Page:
ForwardingTest.javaAPI DocAndroid 1.5 API5367Wed May 06 22:41:08 BST


public class ForwardingTest extends android.test.ActivityUnitTestCase
This demonstrates completely isolated "unit test" of an Activity class.

This model for testing creates the entire Activity (like {@link Focus2ActivityTest}) but does not attach it to the system (for example, it cannot launch another Activity). It allows you to inject additional behaviors via the {@link android.test.ActivityUnitTestCase#setActivityContext(Context)} and {@link android.test.ActivityUnitTestCase#setApplication(} methods. It also allows you to more carefully test your Activity's performance Writing unit tests in this manner requires more care and attention, but allows you to test very specific behaviors, and can also be an easier way to test error conditions.

Because ActivityUnitTestCase creates the Activity under test completely outside of the usual system, tests of layout and point-click UI interaction are much less useful in this configuration. It's more useful here to concentrate on tests that involve the underlying data model, internal business logic, or exercising your Activity's life cycle.

See {@link} for documentation on running all tests and individual tests in this application.

Fields Summary
private android.content.Intent
private android.widget.Button
Constructors Summary
public ForwardingTest()

Methods Summary
protected voidsetUp()


        // In setUp, you can create any shared test data, or set up mock components to inject
        // into your Activity.  But do not call startActivity() until the actual test methods.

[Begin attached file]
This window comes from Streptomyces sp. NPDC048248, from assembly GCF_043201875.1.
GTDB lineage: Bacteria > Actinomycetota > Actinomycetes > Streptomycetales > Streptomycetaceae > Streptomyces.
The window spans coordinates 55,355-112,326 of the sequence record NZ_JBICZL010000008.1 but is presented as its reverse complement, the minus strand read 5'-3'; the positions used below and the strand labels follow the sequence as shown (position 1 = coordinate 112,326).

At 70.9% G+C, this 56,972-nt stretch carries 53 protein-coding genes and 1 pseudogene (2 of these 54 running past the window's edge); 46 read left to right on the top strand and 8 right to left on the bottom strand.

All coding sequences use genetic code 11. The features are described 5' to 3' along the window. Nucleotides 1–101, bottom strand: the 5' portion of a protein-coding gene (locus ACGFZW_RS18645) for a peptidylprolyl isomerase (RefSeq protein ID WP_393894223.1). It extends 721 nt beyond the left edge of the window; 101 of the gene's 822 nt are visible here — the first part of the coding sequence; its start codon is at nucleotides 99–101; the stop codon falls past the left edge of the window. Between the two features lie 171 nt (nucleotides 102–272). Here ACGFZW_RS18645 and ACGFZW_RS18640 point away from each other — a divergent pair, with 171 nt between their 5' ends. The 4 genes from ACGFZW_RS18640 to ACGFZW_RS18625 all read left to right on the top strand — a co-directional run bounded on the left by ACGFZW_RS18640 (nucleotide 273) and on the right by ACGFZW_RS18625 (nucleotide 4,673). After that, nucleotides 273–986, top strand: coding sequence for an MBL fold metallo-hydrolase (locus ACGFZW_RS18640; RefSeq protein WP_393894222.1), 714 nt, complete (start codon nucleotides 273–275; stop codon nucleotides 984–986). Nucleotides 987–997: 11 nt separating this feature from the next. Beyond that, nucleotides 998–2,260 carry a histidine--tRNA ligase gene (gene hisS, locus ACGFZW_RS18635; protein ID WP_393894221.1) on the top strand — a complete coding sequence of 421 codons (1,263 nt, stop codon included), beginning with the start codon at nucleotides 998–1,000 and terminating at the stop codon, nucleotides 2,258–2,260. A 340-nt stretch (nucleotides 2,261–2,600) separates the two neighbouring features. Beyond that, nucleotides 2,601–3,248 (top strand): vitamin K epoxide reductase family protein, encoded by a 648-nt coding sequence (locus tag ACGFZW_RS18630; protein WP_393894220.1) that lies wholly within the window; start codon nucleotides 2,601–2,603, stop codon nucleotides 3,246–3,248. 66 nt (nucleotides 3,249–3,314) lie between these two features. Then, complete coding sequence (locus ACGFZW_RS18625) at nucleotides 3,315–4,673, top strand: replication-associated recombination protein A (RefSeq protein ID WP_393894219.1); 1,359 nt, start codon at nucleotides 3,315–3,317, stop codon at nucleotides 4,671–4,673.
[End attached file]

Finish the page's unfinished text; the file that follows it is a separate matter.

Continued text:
mStartIntent = new Intent(Intent.ACTION_MAIN);
public voidtestLifeCycleCreate()
This test demonstrates ways to exercise the Activity's life cycle.

        Forwarding activity = startActivity(mStartIntent, null, null);
        // At this point, onCreate() has been called, but nothing else
        // Complete the startup of the activity
        // At this point you could test for various configuration aspects, or you could 
        // use a Mock Context to confirm that your activity has made certain calls to the system
        // and set itself up properly.
        // At this point you could confirm that the activity has paused properly, as if it is
        // no longer the topmost activity on screen.
        // At this point, you could confirm that the activity has shut itself down appropriately,
        // or you could use a Mock Context to confirm that your activity has released any system
        // resources it should no longer be holding.

        // ActivityUnitTestCase.tearDown(), which is always automatically called, will take care
        // of calling onDestroy().
public voidtestPreconditions()
The name 'test preconditions' is a convention to signal that if this test doesn't pass, the test case was not set up properly and it might explain any and all failures in other tests. This is not guaranteed to run before other tests, as junit uses reflection to find the tests.

        startActivity(mStartIntent, null, null);
        mButton = (Button) getActivity().findViewById(;
public voidtestSubLaunch()
This test demonstrates examining the way that activity calls startActivity() to launch other activities.

        Forwarding activity = startActivity(mStartIntent, null, null);
        mButton = (Button) activity.findViewById(;
        // This test confirms that when you click the button, the activity attempts to open
        // another activity (by calling startActivity) and close itself (by calling finish()).